Reply to the Trade Minister's claims that "safeguards" in trade agreements prevent investors from suing governments over health and environmental legislation.
The Abbott Government policy is to negotiate the inclusion of Investor-State Dispute Settlement (ISDS) in trade agreements. ISDS enables foreign investors to sue national, state or local governments for hundreds of millions of dollars of damages if they can allege a domestic law or policy “harms” their investment. The disputes are heard in international tribunals without the legal protections of national legal systems: the hearings are secret, arbitrators can be practising advocates and there are no precedents or appeals.
Trade Minister Robb announced in December that ISDS would be included in the Korea –Australia Free Trade Agreement. He claimed that the government has ensured the inclusion of appropriate carve-outs and safeguards in important areas such as public welfare, health and the environment, and will do so if ISDS is included in the Trans-Pacific Partnership Agreement (TPP).
Despite widespread public calls and a resolution passed by the Senate, the government has refused to publish the text of trade agreements before the decision to sign them is made by Cabinet. After the Cabinet decision to sign, agreements are reviewed by a parliamentary committee, but the text cannot be changed. Parliament only gets to vote on the changes to legislation required by the agreement. ISDS does not require legislative change.
Since we cannot see the text before it is signed, the effectiveness of the claimed safeguards is difficult to judge. But we do have some clues about their nature. The Government is most likely relying on some revisions the US made to its standard clauses on ISDS in 2004. These revisions have been included in some recent trade agreements which are in place and have become public, so we have access to the text.
These include the Central American Free Trade Agreement, the Peru-US Free Trade Agreement, and the Korea-US Free Trade Agreement, which is the most likely model for the Korea-Australia free trade agreement. The clauses in these agreements are all the same.
The key concept which enables foreign investors to sue governments over domestic legislation is the concept of "indirect expropriation" which has which has been interpreted by tribunals to mean any law or policy of government which could be seen as harmful to the investment in terms of reducing its value.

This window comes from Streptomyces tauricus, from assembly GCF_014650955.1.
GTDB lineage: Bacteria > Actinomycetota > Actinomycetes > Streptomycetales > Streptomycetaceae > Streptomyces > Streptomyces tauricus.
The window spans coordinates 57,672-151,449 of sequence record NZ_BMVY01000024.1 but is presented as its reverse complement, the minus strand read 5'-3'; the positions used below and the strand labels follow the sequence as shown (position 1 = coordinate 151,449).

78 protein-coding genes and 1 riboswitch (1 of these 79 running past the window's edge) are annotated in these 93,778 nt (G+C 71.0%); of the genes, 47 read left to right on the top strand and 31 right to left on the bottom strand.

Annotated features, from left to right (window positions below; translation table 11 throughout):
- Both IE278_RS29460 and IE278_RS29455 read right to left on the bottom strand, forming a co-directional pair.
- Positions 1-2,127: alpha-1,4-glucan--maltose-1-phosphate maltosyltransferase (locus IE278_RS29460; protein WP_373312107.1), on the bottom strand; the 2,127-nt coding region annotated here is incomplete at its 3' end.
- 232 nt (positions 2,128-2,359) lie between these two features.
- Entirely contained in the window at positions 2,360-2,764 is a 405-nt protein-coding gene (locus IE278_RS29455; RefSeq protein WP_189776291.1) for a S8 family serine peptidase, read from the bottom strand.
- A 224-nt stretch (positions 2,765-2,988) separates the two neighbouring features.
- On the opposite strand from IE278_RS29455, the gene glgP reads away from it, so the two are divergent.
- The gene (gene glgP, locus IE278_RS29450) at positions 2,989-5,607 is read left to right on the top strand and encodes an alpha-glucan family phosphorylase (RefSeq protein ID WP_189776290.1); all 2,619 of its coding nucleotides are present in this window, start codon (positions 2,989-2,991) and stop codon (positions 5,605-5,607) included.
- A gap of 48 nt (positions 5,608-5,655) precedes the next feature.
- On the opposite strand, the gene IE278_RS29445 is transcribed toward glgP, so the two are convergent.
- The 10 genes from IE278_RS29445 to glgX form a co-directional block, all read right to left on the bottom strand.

The so-called safeguards seek to limit the definition of indirect expropriation. One of the key clauses reads as follows:
"Except in rare circumstances non-discriminatory regulatory actions by a party that are designed and applied to protect legitimate public welfare objectives, such as public health, safety and the environment, do not constitute indirect expropriations".
Many legal experts have pointed out that the phrase "except in rare circumstances" leaves a very big loophole, which recent cases have used to advantage.
Another safeguard is a more restrictive definition of "fair and equitable treatment" for foreign investors. Previous interpretations by tribunals of "fair and equitable treatment" for foreign investors have applied a much higher standard of treatment to foreign investors than to local investors. This amounts to a situation where any change to policy or legislation without very extensive and detailed consultation with foreign investors can be interpreted as unfair treatment. The safeguard clauses try to limit this interpretation. However tribunals have ignored these limitations and applied the previous higher standard, leading to damages being awarded against governments.
Two ongoing cases involving ISDS clauses provide examples that corporations have ignored the safeguards and have continued to mount cases against environmental regulations.
The Government of El Salvador has been sued by Pacific Rim Mining Corporation under the Central American Free Trade agreement, over a ban on mining to protect the nation’s limited groundwater resources. In Peru, the US-based Renco Group is using ISDS in the Peru-US Agreement to contest a local court decision that it was responsible for pollution from its lead mine. Both cases are ongoing and may take several years.
Even if these cases are eventually decided in the governments’ favour they will have spent years and millions of dollars in legal fees. There will be no guarantee that the safeguards will work in future cases. The ambiguity of language and the fact that arbitrators do not have to base their decisions on previous precedents mean that the outcomes of future cases are unpredictable.
These cases show that safeguards have not prevented foreign investors from suing governments over environmental legislation.
The only guaranteed safeguard is to exclude ISDS from trade agreements. Many governments have done so, including Brazil, Argentina, eight other South American countries, South Africa and India. Many of these governments have made their decisions since 2004, despite the claimed safeguards. The Howard Government did not include ISDS in the 2004 US-Australia Free Trade Agreement and the previous ALP government did not include ISDS in any trade agreements after a 2010 Productivity Commission Inquiry found they had no economic benefits and posed a high risk of huge costs for governments.
The government should exclude ISDS from trade agreements and should release the text of all trade agreements for public and parliamentary debate before they are signed off by Cabinet. This is the only way to have a proper public debate about the implications for the public interest of all aspects of trade agreements.